Just like the fruit, the essential oil of orange has a brightly cheerful and mood-lifting scent. Other citrus essential oils like grapefruit and lemon are also frequently used for their mood-brightening properties. There are conflicting opinions about the phototoxicity of orange and other citrus EOs, so for safety’s sake, we suggest using them in a diffuser or enjoying in the shade. It’s also a good idea to check your sunblock to make sure it doesn’t contain citrus (Kejlová, 2010).

A 2012 study of 40 volunteers determined that while more studies were needed, psychological and physiological results of sweet orange oil use indicate “an acute anxiolytic [anti-anxiety] activity of sweet orange aroma” (Goes, 2012).

Essential Oils for Anxiety and Stress

How to Use and Choose Essential Oils

Because of their concentrated nature, we recommend diluting essential oils in carrier oils like almond, sesame, olive, and jojoba before applying topically. Typical dilution for adult use is 12 drops of essential oil to each fluid ounce (30 mL) of oil, lotion, or nut/seed butter. Essential oils can also be used in aromatherapy diffusers.

Not all essential oils can be used topically—please check labels before using. Their inherent volatility and concentration may cause sensitizing or dermatitis in some people, so it’s always best to conduct a patch test first with your oil dilution and avoid contact with eyes and mucous membranes.

Pregnant women, children, and those with medical conditions should check in with a health practitioner before using essential oils. There are some essential oils that should not be used by pregnant women. And until more clinical safety data have been established for internal use, we only apply essential oils topically here at the Academy; some of them are extremely toxic when consumed.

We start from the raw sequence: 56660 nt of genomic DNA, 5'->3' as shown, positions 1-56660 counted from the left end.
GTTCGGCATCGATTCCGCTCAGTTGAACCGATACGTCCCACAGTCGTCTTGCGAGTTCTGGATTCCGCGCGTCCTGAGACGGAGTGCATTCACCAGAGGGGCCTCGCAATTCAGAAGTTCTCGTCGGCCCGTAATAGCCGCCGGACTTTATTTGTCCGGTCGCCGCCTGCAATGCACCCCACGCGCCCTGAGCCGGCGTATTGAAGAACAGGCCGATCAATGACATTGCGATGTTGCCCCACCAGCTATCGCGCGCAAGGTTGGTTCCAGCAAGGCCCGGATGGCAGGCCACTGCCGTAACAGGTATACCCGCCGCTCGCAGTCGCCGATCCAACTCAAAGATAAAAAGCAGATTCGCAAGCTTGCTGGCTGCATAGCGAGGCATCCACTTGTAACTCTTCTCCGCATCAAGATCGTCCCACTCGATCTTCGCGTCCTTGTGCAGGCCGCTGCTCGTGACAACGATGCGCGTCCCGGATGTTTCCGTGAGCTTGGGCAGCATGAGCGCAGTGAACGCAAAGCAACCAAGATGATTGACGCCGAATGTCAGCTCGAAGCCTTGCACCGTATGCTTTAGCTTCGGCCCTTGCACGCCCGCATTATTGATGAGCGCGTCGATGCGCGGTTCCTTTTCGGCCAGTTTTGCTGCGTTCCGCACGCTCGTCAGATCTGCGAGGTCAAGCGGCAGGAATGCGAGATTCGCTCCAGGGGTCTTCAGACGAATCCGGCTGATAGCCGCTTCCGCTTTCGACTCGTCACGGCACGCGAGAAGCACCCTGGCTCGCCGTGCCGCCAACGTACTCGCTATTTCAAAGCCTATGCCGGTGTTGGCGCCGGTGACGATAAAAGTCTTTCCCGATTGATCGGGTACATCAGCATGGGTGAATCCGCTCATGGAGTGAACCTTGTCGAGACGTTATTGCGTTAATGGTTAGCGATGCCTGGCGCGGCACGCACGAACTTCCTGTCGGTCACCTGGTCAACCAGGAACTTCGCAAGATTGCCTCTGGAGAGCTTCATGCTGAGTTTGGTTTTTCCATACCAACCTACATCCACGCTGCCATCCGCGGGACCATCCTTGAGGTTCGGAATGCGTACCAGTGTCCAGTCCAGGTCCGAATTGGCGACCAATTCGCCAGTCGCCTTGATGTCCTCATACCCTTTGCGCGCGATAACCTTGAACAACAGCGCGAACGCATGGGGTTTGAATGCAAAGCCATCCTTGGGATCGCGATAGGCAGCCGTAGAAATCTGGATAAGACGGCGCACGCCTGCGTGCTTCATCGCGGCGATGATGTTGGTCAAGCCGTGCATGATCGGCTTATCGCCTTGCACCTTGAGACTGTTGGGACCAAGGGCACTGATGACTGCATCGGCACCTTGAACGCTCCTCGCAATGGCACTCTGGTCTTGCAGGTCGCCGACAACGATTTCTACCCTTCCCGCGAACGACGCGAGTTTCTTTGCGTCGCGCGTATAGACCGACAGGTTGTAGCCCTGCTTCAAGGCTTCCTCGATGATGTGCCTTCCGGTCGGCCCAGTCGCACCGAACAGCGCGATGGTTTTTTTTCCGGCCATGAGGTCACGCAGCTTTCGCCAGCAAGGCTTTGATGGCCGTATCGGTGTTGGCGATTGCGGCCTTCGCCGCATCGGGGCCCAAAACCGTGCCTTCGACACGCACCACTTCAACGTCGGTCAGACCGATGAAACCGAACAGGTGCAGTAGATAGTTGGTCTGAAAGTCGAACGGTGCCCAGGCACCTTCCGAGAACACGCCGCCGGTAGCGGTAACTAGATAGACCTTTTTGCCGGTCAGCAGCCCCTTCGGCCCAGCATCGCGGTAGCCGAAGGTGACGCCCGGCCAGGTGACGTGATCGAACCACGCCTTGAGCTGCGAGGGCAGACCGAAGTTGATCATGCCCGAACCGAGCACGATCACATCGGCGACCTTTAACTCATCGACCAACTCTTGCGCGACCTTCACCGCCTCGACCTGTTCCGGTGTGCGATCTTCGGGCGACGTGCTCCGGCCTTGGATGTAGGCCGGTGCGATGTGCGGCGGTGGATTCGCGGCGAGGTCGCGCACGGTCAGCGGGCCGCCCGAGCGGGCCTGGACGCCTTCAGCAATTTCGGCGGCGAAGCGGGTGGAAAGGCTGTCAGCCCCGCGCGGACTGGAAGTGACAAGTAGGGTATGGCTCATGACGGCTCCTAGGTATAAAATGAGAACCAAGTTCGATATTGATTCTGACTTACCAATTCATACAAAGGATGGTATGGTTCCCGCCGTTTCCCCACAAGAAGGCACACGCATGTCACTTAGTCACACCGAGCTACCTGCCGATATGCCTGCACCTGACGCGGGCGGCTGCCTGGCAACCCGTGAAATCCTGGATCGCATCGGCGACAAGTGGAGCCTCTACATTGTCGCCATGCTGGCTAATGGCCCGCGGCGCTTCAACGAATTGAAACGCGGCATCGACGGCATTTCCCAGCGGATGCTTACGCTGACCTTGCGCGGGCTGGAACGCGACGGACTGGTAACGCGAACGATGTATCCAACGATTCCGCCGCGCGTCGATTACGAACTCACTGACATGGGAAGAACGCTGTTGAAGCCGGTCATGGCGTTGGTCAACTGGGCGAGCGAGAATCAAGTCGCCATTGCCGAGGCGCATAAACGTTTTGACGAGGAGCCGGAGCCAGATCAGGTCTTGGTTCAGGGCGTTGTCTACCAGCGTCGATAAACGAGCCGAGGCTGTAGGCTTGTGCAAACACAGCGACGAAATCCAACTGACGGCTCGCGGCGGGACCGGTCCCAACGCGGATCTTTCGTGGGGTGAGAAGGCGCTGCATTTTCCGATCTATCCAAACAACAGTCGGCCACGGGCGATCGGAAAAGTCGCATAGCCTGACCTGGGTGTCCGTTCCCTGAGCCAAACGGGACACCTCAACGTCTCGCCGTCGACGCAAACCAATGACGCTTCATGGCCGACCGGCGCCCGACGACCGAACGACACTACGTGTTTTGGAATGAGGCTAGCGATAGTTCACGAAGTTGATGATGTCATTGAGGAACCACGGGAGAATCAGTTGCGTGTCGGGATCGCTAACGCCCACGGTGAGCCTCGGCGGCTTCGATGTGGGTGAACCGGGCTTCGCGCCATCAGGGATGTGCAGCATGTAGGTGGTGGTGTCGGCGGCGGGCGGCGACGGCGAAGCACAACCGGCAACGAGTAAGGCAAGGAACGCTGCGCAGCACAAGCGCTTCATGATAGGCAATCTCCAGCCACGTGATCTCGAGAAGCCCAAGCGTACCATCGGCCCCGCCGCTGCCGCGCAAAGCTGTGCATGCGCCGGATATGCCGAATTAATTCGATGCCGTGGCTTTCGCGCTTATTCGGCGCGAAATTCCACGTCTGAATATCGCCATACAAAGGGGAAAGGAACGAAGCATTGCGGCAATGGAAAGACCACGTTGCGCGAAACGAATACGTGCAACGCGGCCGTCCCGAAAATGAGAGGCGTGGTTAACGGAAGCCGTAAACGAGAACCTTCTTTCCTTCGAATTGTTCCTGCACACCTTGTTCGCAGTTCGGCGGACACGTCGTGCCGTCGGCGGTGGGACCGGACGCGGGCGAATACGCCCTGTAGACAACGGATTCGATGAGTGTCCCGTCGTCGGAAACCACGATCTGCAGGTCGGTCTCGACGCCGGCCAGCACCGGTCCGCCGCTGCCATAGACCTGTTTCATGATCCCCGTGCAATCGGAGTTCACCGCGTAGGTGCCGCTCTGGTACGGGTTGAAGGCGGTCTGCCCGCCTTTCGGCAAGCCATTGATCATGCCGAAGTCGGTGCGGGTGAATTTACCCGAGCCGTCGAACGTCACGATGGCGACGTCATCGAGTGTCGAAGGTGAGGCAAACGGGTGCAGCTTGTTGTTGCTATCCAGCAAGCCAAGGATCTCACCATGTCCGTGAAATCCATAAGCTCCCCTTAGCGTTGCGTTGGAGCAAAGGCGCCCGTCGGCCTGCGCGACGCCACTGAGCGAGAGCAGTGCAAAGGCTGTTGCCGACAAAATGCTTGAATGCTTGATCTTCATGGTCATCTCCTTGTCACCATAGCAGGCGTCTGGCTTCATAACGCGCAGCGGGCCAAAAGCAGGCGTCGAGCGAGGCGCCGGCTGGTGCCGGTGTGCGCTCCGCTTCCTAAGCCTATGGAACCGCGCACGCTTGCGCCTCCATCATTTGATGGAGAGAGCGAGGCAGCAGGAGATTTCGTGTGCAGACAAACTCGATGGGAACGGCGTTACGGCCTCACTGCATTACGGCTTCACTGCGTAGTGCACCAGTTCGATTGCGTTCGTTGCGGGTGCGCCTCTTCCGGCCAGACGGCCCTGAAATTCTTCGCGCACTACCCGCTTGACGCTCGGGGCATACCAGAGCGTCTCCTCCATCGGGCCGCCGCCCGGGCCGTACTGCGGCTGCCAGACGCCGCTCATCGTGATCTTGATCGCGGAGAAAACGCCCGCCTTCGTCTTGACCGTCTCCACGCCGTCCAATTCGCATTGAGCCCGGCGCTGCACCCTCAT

There is no official grading system for essential oils. We suggest seeking out quality essential oils that have not been extracted with solvents and are labeled “100% pure” to avoid additives or other unknown ingredients.

As part of our mission to encourage consciousness when choosing plant products, we encourage you to support responsible suppliers who implement sustainability measures, including ecologically-friendly harvesting and organic growing methods. Some of the world’s most precious plants are threatened, partly because of overuse by the essential oil industry. In particular, we suggest avoiding essential oils from species that are endangered, including rosewood, sandalwood (Indian), and frankincense.

If you are interested in studying herbalism, start your journey in the Online Intermediate Herbal Course. Learn more about herbs and how to use them to support health and as food!

REFERENCES

Goes TC, Antunes FD, Alves PB, Teixeira-Silva F. (2012) Effect of sweet orange aroma on experimental anxiety in humans. J Altern Complement Med. 2012 Aug;18(8):798-804.

Jung DJ, Cha JY, Kim SE, Ko IG, Jee YS. (2013) Effects of Ylang-Ylang aroma on blood pressure and heart rate in healthy men. J Exerc Rehabil. Apr;9(2):250-5.

Kejlová K1, Jírová D, Bendová H, Gajdoš P, Kolá?ová H. (2010) Phototoxicity of essential oils intended for cosmetic use. Toxicol In Vitro. Dec;24(8):2084-9.

Sasannejad P, Saeedi M, Shoeibi A, Gorji A, Abbasi M, Foroughipour M. (2012) Lavender essential oil in the treatment of migraine headache: a placebo-controlled clinical trial. Eur Neurol. 2012;67(5):288-91.

Sayorwan W, Siripornpanich V, Piriyapunyaporn T, Hongratanaworakit T, Kotchabhakdi N, Ruangrungsi N. (2012) The effects of lavender oil inhalation on emotional states, autonomic nervous system, and brain electrical activity. J Med Assoc Thai. Apr;95(4):598-606.